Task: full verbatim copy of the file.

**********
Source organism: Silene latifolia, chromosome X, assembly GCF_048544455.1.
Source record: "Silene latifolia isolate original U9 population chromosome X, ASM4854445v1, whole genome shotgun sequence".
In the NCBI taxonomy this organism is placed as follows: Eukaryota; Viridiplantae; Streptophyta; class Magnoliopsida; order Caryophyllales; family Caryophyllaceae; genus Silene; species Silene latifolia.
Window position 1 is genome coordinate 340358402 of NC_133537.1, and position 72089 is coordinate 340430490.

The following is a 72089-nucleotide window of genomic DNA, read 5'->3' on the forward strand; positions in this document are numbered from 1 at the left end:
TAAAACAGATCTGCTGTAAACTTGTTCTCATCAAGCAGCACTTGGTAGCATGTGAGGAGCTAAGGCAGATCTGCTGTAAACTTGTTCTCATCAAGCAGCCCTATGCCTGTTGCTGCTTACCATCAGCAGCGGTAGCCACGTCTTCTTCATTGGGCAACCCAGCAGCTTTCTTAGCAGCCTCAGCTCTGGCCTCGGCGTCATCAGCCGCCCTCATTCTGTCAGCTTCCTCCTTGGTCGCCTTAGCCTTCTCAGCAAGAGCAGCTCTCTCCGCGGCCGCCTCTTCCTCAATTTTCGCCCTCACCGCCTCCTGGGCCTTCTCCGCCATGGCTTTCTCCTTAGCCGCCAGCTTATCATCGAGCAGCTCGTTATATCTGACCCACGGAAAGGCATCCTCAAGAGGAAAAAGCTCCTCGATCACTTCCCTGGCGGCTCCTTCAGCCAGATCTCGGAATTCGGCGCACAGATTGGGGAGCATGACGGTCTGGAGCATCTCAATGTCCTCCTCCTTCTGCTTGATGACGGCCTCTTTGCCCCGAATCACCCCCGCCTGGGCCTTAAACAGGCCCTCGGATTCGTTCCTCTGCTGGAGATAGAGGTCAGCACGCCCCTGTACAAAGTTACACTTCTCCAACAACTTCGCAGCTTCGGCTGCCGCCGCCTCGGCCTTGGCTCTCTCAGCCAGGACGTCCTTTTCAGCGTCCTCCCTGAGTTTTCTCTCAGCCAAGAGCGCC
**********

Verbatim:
Source organism: Silene latifolia, chromosome X, assembly GCF_048544455.1.
Source record: "Silene latifolia isolate original U9 population chromosome X, ASM4854445v1, whole genome shotgun sequence".
In the NCBI taxonomy this organism is placed as follows: Eukaryota; Viridiplantae; Streptophyta; class Magnoliopsida; order Caryophyllales; family Caryophyllaceae; genus Silene; species Silene latifolia.
Window position 1 is genome coordinate 340358402 of NC_133537.1, and position 72089 is coordinate 340430490.

The following is a 72089-nucleotide window of genomic DNA, read 5'->3' on the forward strand; positions in this document are numbered from 1 at the left end:
TAAAACAGATCTGCTGTAAACTTGTTCTCATCAAGCAGCACTTGGTAGCATGTGAGGAGCTAAGGCAGATCTGCTGTAAACTTGTTCTCATCAAGCAGCCCTATGCCTGTTGCTGCTTACCATCAGCAGCGGTAGCCACGTCTTCTTCATTGGGCAACCCAGCAGCTTTCTTAGCAGCCTCAGCTCTGGCCTCGGCGTCATCAGCCGCCCTCATTCTGTCAGCTTCCTCCTTGGTCGCCTTAGCCTTCTCAGCAAGAGCAGCTCTCTCCGCGGCCGCCTCTTCCTCAATTTTCGCCCTCACCGCCTCCTGGGCCTTCTCCGCCATGGCTTTCTCCTTAGCCGCCAGCTTATCATCGAGCAGCTCGTTATATCTGACCCACGGAAAGGCATCCTCAAGAGGAAAAAGCTCCTCGATCACTTCCCTGGCGGCTCCTTCAGCCAGATCTCGGAATTCGGCGCACAGATTGGGGAGCATGACGGTCTGGAGCATCTCAATGTCCTCCTCCTTCTGCTTGATGACGGCCTCTTTGCCCCGAATCACCCCCGCCTGGGCCTTAAACAGGCCCTCGGATTCGTTCCTCTGCTGGAGATAGAGGTCAGCACGCCCCTGTACAAAGTTACACTTCTCCAACAACTTCGCAGCTTCGGCTGCCGCCGCCTCGGCCTTGGCTCTCTCAGCCAGGACGTCCTTTTCAGCGTCCTCCCTGAGTTTTCTCTCAGCCAAGAGCGCC